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Thomas
Thomas, Lawyer
Category: Immigration Law
Satisfied Customers: 7602
Experience:  UK Lawyer holding practising certficate for England & Wales.
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Im a EEA citizen and my wife is a non EEA citizen When applying

Customer Question

I'm a EEA citizen and my wife is a non EEA citizen
When applying for "Permanent Residence Card"EEA3
as economic self sufficient and Under "Proof of Eligibility"
They are asking for a bank statement showing that you
have enough funds to support yourself and wife as not become
a burden on society. So question is how much is required?

thanks in advance

jorgen kristiansen
Submitted: 3 years ago.
Category: Immigration Law
Expert:  Thomas replied 3 years ago.
Hi Jorgen,

Thanks for your quesiton.

If you are applying for permanent residence then you must have already been living in the UK for a period of five years. Therefore, you should be able to show that during your time in the UK you have not claimed public funds as a result of your wife being here.

So, if you have worked in the UK during this time and have your bank statements which show the income you have received and that you have not been depositing benefit payments from the state then, effectively, this is your proof that you are able to support eachother without becoming a burden on the state.

SO, you should submit bank statements and your tax records and confirm in your respective statements that neither of you have claimed any public funds. You should refer to the accomodation that you have arranged and paid for yourself and state that it will continue.

You will also have to prove that your job will continue and that you will be able to derive a similar income from it in the future as you have done to date.

Kind regards,


Tom
Customer: replied 3 years ago.

My question should actually be for the EEA1


As a pensioner with sufficient means to support myself and my wife. So question is how much are we talking about??

Expert:  Thomas replied 3 years ago.
Hi,

I see. Sorry, your question suggested that you were applying for Permanent Residence.

For clarity the correct forms are:-

VAF5 - Family Permit - This is if your wife lives outside of the UK and you want them to come to the UK to settle permanently with you

EEA2 -Residence Card - This for using once your non-EEA wife has come to the UK after getting her Family Permit (above) and wishes to confirm her right to remain in the UK for 5 years.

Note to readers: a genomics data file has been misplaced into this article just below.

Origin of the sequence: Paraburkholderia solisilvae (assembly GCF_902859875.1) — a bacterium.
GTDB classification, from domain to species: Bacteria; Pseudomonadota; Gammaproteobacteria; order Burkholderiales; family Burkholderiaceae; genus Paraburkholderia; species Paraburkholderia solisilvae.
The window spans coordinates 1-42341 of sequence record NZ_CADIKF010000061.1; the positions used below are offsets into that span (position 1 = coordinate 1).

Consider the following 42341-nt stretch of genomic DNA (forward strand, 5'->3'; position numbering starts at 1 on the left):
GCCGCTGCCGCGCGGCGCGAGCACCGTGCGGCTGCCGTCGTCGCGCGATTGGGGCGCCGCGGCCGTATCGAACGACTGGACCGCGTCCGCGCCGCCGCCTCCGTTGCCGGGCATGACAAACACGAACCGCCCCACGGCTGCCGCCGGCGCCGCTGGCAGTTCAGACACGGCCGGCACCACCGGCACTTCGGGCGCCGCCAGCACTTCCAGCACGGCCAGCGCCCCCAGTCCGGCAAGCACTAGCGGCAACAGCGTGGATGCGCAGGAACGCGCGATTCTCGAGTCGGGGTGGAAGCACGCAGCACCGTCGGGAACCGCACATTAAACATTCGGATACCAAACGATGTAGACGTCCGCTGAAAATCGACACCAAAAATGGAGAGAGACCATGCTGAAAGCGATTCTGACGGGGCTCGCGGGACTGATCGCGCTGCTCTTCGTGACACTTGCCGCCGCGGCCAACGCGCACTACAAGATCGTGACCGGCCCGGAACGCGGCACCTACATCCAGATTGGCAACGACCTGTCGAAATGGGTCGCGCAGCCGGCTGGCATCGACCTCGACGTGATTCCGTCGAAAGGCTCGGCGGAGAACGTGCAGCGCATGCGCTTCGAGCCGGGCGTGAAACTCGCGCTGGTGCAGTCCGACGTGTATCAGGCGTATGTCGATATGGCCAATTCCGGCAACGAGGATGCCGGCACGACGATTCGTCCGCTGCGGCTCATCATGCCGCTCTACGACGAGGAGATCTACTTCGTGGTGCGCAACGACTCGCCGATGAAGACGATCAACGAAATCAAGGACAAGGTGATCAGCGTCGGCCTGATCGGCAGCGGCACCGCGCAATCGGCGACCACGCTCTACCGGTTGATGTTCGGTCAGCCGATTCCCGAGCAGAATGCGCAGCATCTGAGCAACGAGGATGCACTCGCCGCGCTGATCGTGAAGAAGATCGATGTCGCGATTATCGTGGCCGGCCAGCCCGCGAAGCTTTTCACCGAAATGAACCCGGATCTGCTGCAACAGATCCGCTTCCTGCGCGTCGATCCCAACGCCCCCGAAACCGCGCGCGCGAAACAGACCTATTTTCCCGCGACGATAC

EEA1 - Registration Certificate - This is the form which you (an EEA national) can use to confirm your right to remain in the UK as an EEA citizen.

I will leave you to decide which is the correct form for your circumstances.

If you are a pensioner then you will still have to show that your income is sufficient to support/accomodate you and your wife without the need to access any more in public funds than you already do. So, you have to prove your income in the above way and give full details of where you will both live and show (possibly by way of a budget that you can afford the day to day expenses of your wife being here.

There is no set pre-defined amount you must show. It is judged on a case-by-case basis and therefore you have to show the specific housing costs which you will have to meet where you live together with the other specific general expenses.

Kind regards,


Tom

Thomas and 2 other Immigration Law Specialists are ready to help you
Customer: replied 3 years ago.

My wife has the VAF5 and We want to apply for the EEA2


 


One condition is that we should have sufficient funds available as to not become a burden on the state..


 


I have not been able to find an actual figure so what would happen if we are told our funds are insufficient. Can she be deported. I have to say I find it very upsetting not to have a figure for comparison and that the decision might be in the hand of some civil servant who apparently has no guide lines


 


so pls let me have your thoughts

Expert:  Thomas replied 3 years ago.
Hi

Once they are satisfied that you are married and that the marriage is genuine and credible there is practically no chance that she would be deported.

I know it's frustrating that you don't have a figure to work to, but costs of living vary quite a bit across the country and this is the reason why.

If the decision was rejected then you would be able to appeal where your evidence would get a much fairer hearing.

Kind regaards

Tom

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